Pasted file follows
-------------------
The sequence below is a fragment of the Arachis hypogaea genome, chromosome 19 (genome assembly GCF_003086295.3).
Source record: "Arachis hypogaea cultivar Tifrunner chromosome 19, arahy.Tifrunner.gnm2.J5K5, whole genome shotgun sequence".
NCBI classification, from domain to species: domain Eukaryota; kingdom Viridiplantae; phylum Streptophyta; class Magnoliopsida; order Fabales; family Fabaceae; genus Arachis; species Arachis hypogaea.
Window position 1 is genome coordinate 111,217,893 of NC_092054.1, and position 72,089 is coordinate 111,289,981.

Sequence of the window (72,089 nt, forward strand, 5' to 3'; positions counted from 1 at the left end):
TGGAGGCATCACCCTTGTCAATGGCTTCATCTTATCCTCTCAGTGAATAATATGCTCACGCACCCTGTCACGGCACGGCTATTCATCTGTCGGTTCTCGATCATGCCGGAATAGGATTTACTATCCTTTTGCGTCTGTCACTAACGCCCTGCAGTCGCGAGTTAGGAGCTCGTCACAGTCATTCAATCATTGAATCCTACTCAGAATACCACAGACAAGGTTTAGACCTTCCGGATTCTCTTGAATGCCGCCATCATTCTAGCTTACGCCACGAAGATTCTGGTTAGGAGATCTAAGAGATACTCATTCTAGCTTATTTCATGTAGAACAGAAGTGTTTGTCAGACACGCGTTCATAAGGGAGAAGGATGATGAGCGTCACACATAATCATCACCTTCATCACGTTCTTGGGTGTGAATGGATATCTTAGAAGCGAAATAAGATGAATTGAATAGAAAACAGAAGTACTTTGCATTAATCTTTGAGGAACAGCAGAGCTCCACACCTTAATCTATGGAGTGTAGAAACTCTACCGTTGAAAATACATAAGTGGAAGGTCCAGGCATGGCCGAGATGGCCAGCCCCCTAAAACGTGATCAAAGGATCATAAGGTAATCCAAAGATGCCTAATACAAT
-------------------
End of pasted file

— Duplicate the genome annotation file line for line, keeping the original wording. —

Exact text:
The sequence below is a fragment of the Arachis hypogaea genome, chromosome 19 (genome assembly GCF_003086295.3).
Source record: "Arachis hypogaea cultivar Tifrunner chromosome 19, arahy.Tifrunner.gnm2.J5K5, whole genome shotgun sequence".
NCBI classification, from domain to species: domain Eukaryota; kingdom Viridiplantae; phylum Streptophyta; class Magnoliopsida; order Fabales; family Fabaceae; genus Arachis; species Arachis hypogaea.
Window position 1 is genome coordinate 111,217,893 of NC_092054.1, and position 72,089 is coordinate 111,289,981.

Sequence of the window (72,089 nt, forward strand, 5' to 3'; positions counted from 1 at the left end):
TGGAGGCATCACCCTTGTCAATGGCTTCATCTTATCCTCTCAGTGAATAATATGCTCACGCACCCTGTCACGGCACGGCTATTCATCTGTCGGTTCTCGATCATGCCGGAATAGGATTTACTATCCTTTTGCGTCTGTCACTAACGCCCTGCAGTCGCGAGTTAGGAGCTCGTCACAGTCATTCAATCATTGAATCCTACTCAGAATACCACAGACAAGGTTTAGACCTTCCGGATTCTCTTGAATGCCGCCATCATTCTAGCTTACGCCACGAAGATTCTGGTTAGGAGATCTAAGAGATACTCATTCTAGCTTATTTCATGTAGAACAGAAGTGTTTGTCAGACACGCGTTCATAAGGGAGAAGGATGATGAGCGTCACACATAATCATCACCTTCATCACGTTCTTGGGTGTGAATGGATATCTTAGAAGCGAAATAAGATGAATTGAATAGAAAACAGAAGTACTTTGCATTAATCTTTGAGGAACAGCAGAGCTCCACACCTTAATCTATGGAGTGTAGAAACTCTACCGTTGAAAATACATAAGTGGAAGGTCCAGGCATGGCCGAGATGGCCAGCCCCCTAAAACGTGATCAAAGGATCATAAGGTAATCCAAAGATGCCTAATACAAT